Dalhousie

New app offers instant access to counselling services

Free virtual therapy offers counter to long waitlists

New app offers instant access to counselling services
(Photo by Adele Van Wyk)
written by Evan McIntyre
September 4, 2015 1:49 am

This Fall, students at Dalhousie and King’s can use their computer to access support for mental health problems like anxiety, depression, and phobias 24/7.

Welltrack, a service acquired by Dal Counselling Services over the summer, provides free virtual cognitive behavioural therapy (CBT) to its users.

“There’s a ton of research that shows that if you include these kinds of tools with therapy, people get much better,” says Darren Piercey, the University of New Brunswick professor whose research in virtual reality therapy provided the foundation for Welltrack’s development.

Students may choose to use Welltrack on their own or they can share their progress with a coach or psychologist from Counselling Services.

“The online program provides flexibility for students,” says Joanne Mills, director of Counselling Services, “and it’s probably an easier first step for someone to take if they’re considering seeking help.”

One of Welltrack’s features is Moodcheck, which checks in daily with users via email or smartphone notification and asks them to record how they feel, their location, what they’re doing, and who they’re with.

“The idea is that we love tracking everything. We track our steps, we track our calories. With Moodcheck, we can track how the things we do throughout the day affect the way we feel,” says Piercey.

Welltrack also features courses and videos to educate users about anxiety, stress, depression, and phobias. The courses are based on Cognitive Behavioural Therapy (CBT), which is often used in traditional therapy settings.

The new program may contribute to reducing the waitlist for students who wish to receive face-to-face counselling with a psychologist.

Last year, the number of phone calls from students requesting counselling appointments went up by 56 per cent from the 2013-14 academic year, and the number of counselling appointments has increased by 68 per cent in the last 5 years.

Maia Kowalski is a third year undergraduate student at King’s. When she contacted counseling services, she faced a few hurdles when she wanted to schedule her first appointment.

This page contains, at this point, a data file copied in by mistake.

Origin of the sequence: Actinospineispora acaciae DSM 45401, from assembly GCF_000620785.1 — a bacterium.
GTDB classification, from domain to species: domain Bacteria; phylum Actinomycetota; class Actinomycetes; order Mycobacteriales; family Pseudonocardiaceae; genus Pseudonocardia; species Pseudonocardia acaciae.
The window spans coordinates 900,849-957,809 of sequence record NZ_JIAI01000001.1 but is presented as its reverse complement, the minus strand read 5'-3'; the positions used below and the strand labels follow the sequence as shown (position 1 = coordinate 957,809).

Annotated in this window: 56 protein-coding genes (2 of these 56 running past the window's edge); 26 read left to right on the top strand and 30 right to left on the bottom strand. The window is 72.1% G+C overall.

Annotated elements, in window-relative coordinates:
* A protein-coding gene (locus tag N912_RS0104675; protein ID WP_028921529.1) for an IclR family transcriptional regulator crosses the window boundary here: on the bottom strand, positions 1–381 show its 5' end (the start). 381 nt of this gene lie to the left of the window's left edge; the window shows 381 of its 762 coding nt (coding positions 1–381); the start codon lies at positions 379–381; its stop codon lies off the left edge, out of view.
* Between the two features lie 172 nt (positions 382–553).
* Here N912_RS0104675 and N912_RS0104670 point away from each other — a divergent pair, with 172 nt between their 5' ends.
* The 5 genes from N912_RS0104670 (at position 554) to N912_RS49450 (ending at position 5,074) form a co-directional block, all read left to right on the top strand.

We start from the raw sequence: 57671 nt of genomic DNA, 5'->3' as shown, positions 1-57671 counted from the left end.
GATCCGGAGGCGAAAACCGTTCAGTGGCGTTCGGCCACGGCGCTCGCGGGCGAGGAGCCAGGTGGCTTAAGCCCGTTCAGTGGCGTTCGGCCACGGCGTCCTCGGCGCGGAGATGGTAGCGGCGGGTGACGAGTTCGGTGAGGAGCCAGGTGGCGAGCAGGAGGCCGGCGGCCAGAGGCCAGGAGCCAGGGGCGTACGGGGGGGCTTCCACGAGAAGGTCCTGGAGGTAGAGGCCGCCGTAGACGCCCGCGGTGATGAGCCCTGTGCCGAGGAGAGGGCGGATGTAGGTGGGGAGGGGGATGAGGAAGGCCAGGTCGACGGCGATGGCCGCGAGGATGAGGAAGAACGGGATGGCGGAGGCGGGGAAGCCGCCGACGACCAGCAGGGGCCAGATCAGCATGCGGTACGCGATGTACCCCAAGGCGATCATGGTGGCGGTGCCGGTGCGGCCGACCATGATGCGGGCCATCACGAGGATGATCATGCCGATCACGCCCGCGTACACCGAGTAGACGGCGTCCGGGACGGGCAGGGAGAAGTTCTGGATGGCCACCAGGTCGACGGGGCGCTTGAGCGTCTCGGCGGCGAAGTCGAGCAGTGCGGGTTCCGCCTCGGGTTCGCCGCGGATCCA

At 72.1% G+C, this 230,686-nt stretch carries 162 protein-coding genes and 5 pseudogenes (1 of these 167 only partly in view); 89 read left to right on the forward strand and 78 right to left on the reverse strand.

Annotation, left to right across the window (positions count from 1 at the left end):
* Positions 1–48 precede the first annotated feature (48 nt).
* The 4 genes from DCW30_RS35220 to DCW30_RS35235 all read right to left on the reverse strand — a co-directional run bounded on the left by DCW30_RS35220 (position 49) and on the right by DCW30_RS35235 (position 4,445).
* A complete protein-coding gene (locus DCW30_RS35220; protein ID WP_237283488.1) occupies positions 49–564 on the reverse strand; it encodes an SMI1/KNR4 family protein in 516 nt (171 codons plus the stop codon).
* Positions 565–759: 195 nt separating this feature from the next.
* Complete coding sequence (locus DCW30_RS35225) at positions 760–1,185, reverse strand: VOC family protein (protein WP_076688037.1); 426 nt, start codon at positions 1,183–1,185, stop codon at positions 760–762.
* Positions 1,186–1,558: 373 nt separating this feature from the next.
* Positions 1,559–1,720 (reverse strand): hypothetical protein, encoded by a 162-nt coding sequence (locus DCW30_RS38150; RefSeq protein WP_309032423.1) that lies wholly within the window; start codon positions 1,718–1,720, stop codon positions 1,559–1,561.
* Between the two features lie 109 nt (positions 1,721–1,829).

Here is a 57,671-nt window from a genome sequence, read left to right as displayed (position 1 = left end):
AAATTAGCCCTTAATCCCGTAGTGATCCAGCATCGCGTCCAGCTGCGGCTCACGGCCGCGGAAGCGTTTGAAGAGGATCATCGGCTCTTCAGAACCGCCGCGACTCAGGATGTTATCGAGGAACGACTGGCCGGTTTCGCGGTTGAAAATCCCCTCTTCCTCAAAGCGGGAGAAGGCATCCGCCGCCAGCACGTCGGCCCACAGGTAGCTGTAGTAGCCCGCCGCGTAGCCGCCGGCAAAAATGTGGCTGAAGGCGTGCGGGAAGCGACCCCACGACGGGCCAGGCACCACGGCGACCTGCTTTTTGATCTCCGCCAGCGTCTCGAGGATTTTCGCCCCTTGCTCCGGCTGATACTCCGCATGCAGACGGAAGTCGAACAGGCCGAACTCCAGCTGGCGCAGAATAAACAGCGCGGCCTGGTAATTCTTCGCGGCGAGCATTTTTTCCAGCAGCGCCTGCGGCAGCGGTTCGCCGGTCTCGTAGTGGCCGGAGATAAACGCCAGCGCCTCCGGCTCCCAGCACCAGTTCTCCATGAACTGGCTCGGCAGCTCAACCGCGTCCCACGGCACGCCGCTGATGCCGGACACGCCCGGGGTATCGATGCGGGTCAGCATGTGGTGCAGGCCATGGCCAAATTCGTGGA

“They were telling me that there were so many people trying to get in that I would have to call right at 9 a.m. every morning to book a consultation,” says Kowalski. “If someone else needed to speak to someone faster, I feel like that would deter them because they would have to go through so many steps.”

Mills says that students can receive a Brief Initial Consultation appointment (a 30-minute intake session) within one to three days. Based upon that assessment, students with high risk are typically scheduled for a follow up with a week or two, but students with a medium or low risk of harming themselves or others can wait as long as five weeks or more.

Sarah Martin, a graduate student at Dalhousie, accessed counselling services in January.

“They told me there might be a pretty significant wait list, but they ended up calling me about two weeks later,” says Martin about her initial consultation.

After she was able to book a regular appointment, “I was in there and the woman I saw for about two months was great,” says Martin.

“It’s good once you get in,” said T.D., an undergraduate student who attended counselling sessions last year, “it just takes a while.”

Mills thinks that more students using Welltrack could lead to a reduced waitlist for in-person appointments.

“If some of the low risk students can manage and learn new skills with a coach to get where they need to go, it could perhaps take them off the waitlist and allow us to see more of the high-risk students faster,” says Mills.

She stressed that Welltrack isn’t meant to deter students from booking appointments with Counselling Services, but “this is an alternative or compliment to the traditional counselling process.”

Providing CBT online would also help students who are hesitant to access traditional, in person face-to-face counselling.

“It can be used as a ‘step-up’ program,” says Piercey. “The reality is that about 20-25 per cent of students in any given year are suffering from some form of major stress, anxiety, or depression, but two-thirds will never seek help from a counselling centre.”

This year, Welltrack could be the tool to help students seek help anonymously, without stigma.